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Press Release

St. Francis Hospital Plays Critical Role in Investigating Whether Sonic Waves Can Help Treat Advanced Heart Disease

19 October, 2020
Shockwave

Research in the Journal of the American College of Cardiology Shows Potential for ‘Shockwaves’ to Safely Break Up Calcified Plaque Prior to Stenting

Roslyn, NY, October 16, 2020 — New research conducted at St. Francis Hospital, The Heart Center®  recently published in the Journal of the American College of Cardiology (JACC) showed that patients with an advanced form of coronary artery disease (CAD) benefited from an investigational treatment that used sonic pressure waves to break up hardened blockages in the heart. The novel therapy not yet available to the general public is similar to the therapy used to break up kidney stones, and is known as Intravascular Lithotripsy (or IVL). It is currently being reviewed by the U.S. FDA for potential pre-market approval in the United States under a “Breakthrough” designation.

As people with CAD grow older and their disease progresses, plaque in the arterial wall evolves into  calcium deposits, which narrow the artery. These bone-like structures make the artery rigid and more difficult to treat with current treatments, which can sometimes result in complications for patients. IVL is an innovative technology that generates sonic pressure waves – or shockwaves – on a conventional balloon catheter to fracture the problematic calcium so that the artery can be expanded, and blood flow restored with the placement of a stent.

“We were thrilled to be among the first centers in the United States to offer our patients on Long Island access to this potential therapy as part of this important study,” said Richard Shlofmitz, M.D., Chairman of Cardiology at St. Francis. “Hardened calcium within the heart is becoming more common as people are living longer and is very challenging to treat. From the new research just published we now know that sonic pressure waves can modify the calcium in a predictable and safe manner and potentially help patients avoid unnecessary complications of previous treatments. If all goes well with the FDA, we will hopefully soon be able to offer this treatment to many more patients.”

The Disrupt CAD III study enrolled 384 patients at 47 sites in the United States, France, Germany, and the United Kingdom. The study met both the safety and effectiveness endpoints, and had high procedural success and few adverse events. With high procedural success, investigators were able to modify the calcium and expand the artery sufficiently to restore blood flow. This was complemented with a low rate of major adverse cardiac events, meaning there was limited damage to the heart muscle or need for a repeat procedure. The study also found a very low risk of complications that can be found with other technologies.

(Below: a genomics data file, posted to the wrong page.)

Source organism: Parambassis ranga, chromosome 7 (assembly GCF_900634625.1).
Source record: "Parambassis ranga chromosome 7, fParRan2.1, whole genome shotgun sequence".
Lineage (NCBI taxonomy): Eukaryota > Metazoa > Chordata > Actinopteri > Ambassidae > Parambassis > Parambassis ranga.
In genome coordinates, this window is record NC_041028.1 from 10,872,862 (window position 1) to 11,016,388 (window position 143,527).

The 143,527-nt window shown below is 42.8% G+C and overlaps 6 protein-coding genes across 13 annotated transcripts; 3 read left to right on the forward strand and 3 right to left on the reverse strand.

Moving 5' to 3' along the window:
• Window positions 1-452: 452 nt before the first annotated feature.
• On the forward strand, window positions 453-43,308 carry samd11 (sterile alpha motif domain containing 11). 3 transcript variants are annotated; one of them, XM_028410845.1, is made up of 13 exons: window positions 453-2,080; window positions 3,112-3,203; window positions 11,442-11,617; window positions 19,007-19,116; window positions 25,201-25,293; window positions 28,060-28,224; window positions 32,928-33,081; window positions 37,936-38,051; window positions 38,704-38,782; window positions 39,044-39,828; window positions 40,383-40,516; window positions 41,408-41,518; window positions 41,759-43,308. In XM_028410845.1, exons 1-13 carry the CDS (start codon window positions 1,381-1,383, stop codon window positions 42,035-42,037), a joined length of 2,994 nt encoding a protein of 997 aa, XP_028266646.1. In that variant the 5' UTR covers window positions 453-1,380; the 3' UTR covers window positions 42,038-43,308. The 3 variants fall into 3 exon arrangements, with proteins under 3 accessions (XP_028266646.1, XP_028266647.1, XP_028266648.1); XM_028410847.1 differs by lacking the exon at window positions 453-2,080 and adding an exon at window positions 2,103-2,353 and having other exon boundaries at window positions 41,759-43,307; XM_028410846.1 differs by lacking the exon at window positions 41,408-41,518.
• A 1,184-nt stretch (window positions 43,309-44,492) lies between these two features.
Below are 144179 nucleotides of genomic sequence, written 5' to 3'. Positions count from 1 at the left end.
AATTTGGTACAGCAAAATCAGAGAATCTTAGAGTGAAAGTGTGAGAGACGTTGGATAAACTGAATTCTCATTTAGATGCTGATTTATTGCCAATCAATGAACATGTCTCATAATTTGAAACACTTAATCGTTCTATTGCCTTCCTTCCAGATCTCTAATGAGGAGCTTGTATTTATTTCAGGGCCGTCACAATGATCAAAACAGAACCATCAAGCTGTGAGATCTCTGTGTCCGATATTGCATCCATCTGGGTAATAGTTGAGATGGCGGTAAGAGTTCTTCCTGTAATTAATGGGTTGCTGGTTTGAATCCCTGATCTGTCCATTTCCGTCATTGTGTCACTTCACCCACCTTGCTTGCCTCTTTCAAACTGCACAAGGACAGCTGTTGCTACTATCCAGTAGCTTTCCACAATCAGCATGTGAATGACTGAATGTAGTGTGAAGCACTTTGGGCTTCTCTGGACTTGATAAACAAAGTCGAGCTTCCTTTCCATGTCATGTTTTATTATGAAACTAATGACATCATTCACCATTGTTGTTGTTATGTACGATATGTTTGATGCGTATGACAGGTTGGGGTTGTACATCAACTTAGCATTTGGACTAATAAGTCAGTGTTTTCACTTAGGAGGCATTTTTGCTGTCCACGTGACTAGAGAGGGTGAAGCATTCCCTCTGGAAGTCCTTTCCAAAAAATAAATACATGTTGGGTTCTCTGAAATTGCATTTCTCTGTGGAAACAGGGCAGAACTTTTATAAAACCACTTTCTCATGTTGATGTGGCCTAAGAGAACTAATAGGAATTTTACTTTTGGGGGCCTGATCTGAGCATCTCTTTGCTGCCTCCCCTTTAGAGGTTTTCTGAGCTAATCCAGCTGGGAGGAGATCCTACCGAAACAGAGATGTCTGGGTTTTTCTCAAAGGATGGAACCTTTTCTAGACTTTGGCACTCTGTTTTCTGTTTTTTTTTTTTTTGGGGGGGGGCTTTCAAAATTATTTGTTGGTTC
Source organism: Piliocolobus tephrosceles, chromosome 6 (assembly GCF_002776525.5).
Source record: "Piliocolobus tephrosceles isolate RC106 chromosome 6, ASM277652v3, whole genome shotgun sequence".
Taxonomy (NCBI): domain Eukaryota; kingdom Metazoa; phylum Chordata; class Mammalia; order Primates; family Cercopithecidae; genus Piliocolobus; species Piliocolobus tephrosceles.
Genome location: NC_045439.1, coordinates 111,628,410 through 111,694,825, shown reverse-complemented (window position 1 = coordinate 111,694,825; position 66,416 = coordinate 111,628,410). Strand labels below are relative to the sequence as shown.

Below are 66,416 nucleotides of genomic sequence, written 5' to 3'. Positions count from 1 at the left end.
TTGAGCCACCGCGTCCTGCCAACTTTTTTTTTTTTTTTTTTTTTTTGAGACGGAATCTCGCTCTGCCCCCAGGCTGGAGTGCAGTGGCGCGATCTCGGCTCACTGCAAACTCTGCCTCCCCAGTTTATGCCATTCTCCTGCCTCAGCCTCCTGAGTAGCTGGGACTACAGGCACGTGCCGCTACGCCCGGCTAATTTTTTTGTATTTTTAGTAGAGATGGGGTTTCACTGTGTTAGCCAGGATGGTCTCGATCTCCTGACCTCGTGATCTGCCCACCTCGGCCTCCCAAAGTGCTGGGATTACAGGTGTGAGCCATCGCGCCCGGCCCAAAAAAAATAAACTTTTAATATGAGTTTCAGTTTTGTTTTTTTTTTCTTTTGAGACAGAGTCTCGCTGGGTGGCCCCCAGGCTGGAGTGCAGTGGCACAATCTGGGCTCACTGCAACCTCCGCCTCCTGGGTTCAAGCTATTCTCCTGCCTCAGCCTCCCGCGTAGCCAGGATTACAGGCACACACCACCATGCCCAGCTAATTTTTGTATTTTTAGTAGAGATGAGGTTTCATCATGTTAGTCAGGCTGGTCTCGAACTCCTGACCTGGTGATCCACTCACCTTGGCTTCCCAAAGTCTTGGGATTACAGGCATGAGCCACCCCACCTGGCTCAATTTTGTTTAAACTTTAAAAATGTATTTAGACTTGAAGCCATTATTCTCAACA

Shockwave C2 Coronary IVL catheters are limited to investigational use in the United States by the FDA.
                                                                  
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About Calcified Coronary Artery Disease
Calcium slowly develops and progresses to its hardened, bone-like state over the course of several decades of cellular growth and death in diseased plaque within the heart arteries. While it is slow to develop, its impact is immediately encountered when performing procedures in calcified lesions. The calcium’s hardened structure restricts normal artery movement and makes the rigid arterial tissue resistant to traditional balloon therapies that have been designed to compress the plaque within the artery wall to restore normal blood flow. For these reasons, the presence of calcium increases the complexity of most cases and decreases the effectiveness of most treatments.

How Intravascular Lithotripsy (IVL) Works
Intravascular Lithotripsy uses a small generator to produce therapeutic sonic pressure waves from a catheter that is threaded through the arterial system to the site of the heart blockage. The pressure waves pass through the soft arterial tissue, preferentially disrupting the hardened calcified plaque inside the arterial wall by creating a series of micro-fractures. After the calcium has been modified, the artery can be expanded using a low-pressure balloon and a stent, thereby enabling even historically challenging CAD patients to be treated effectively with minimal injury to the artery. For an animation of the procedure, visit www.intravascularlithotripsy.com.  

Contact: Rosemary Gomez, 516-563-7965, rosemary.gomez@chsli.org

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